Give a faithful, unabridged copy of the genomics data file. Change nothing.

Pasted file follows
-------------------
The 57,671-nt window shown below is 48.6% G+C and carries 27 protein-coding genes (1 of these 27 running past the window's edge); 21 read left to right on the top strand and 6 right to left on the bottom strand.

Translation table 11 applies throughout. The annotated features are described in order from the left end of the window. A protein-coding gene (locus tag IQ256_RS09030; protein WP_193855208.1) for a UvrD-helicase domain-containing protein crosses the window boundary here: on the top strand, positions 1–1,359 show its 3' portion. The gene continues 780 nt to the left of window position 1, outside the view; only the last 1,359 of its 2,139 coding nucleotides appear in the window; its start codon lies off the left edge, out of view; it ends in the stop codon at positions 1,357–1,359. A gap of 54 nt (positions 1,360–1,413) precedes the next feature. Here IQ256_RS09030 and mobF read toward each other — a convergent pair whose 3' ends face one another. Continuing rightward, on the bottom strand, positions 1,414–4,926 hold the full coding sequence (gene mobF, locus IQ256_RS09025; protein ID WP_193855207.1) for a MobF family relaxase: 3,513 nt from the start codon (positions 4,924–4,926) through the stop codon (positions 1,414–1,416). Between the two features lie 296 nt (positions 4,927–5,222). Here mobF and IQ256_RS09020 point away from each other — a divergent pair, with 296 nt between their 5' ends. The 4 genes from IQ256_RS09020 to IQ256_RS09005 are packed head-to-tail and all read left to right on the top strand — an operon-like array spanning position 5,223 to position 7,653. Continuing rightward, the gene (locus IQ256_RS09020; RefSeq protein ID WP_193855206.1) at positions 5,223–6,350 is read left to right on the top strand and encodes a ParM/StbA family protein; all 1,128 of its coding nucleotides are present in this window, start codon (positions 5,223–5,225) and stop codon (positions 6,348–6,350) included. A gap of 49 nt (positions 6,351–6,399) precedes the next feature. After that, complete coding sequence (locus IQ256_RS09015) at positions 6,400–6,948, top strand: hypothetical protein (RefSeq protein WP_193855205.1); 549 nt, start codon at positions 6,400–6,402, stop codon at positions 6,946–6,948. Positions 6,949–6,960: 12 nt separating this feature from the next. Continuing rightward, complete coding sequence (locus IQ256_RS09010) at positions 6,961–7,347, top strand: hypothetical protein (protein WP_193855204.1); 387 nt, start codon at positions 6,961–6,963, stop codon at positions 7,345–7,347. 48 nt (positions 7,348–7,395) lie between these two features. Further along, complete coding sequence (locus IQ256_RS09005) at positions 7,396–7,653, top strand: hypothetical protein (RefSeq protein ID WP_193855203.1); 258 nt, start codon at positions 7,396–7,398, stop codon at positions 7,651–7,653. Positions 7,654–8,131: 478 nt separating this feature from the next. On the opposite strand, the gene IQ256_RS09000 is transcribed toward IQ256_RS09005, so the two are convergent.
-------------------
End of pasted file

The 57,671-nt window shown below is 48.6% G+C and carries 27 protein-coding genes (1 of these 27 running past the window's edge); 21 read left to right on the top strand and 6 right to left on the bottom strand.

Translation table 11 applies throughout. The annotated features are described in order from the left end of the window. A protein-coding gene (locus tag IQ256_RS09030; protein WP_193855208.1) for a UvrD-helicase domain-containing protein crosses the window boundary here: on the top strand, positions 1–1,359 show its 3' portion. The gene continues 780 nt to the left of window position 1, outside the view; only the last 1,359 of its 2,139 coding nucleotides appear in the window; its start codon lies off the left edge, out of view; it ends in the stop codon at positions 1,357–1,359. A gap of 54 nt (positions 1,360–1,413) precedes the next feature. Here IQ256_RS09030 and mobF read toward each other — a convergent pair whose 3' ends face one another. Continuing rightward, on the bottom strand, positions 1,414–4,926 hold the full coding sequence (gene mobF, locus IQ256_RS09025; protein ID WP_193855207.1) for a MobF family relaxase: 3,513 nt from the start codon (positions 4,924–4,926) through the stop codon (positions 1,414–1,416). Between the two features lie 296 nt (positions 4,927–5,222). Here mobF and IQ256_RS09020 point away from each other — a divergent pair, with 296 nt between their 5' ends. The 4 genes from IQ256_RS09020 to IQ256_RS09005 are packed head-to-tail and all read left to right on the top strand — an operon-like array spanning position 5,223 to position 7,653. Continuing rightward, the gene (locus IQ256_RS09020; RefSeq protein ID WP_193855206.1) at positions 5,223–6,350 is read left to right on the top strand and encodes a ParM/StbA family protein; all 1,128 of its coding nucleotides are present in this window, start codon (positions 5,223–5,225) and stop codon (positions 6,348–6,350) included. A gap of 49 nt (positions 6,351–6,399) precedes the next feature. After that, complete coding sequence (locus IQ256_RS09015) at positions 6,400–6,948, top strand: hypothetical protein (RefSeq protein WP_193855205.1); 549 nt, start codon at positions 6,400–6,402, stop codon at positions 6,946–6,948. Positions 6,949–6,960: 12 nt separating this feature from the next. Continuing rightward, complete coding sequence (locus IQ256_RS09010) at positions 6,961–7,347, top strand: hypothetical protein (protein WP_193855204.1); 387 nt, start codon at positions 6,961–6,963, stop codon at positions 7,345–7,347. 48 nt (positions 7,348–7,395) lie between these two features. Further along, complete coding sequence (locus IQ256_RS09005) at positions 7,396–7,653, top strand: hypothetical protein (RefSeq protein ID WP_193855203.1); 258 nt, start codon at positions 7,396–7,398, stop codon at positions 7,651–7,653. Positions 7,654–8,131: 478 nt separating this feature from the next. On the opposite strand, the gene IQ256_RS09000 is transcribed toward IQ256_RS09005, so the two are convergent.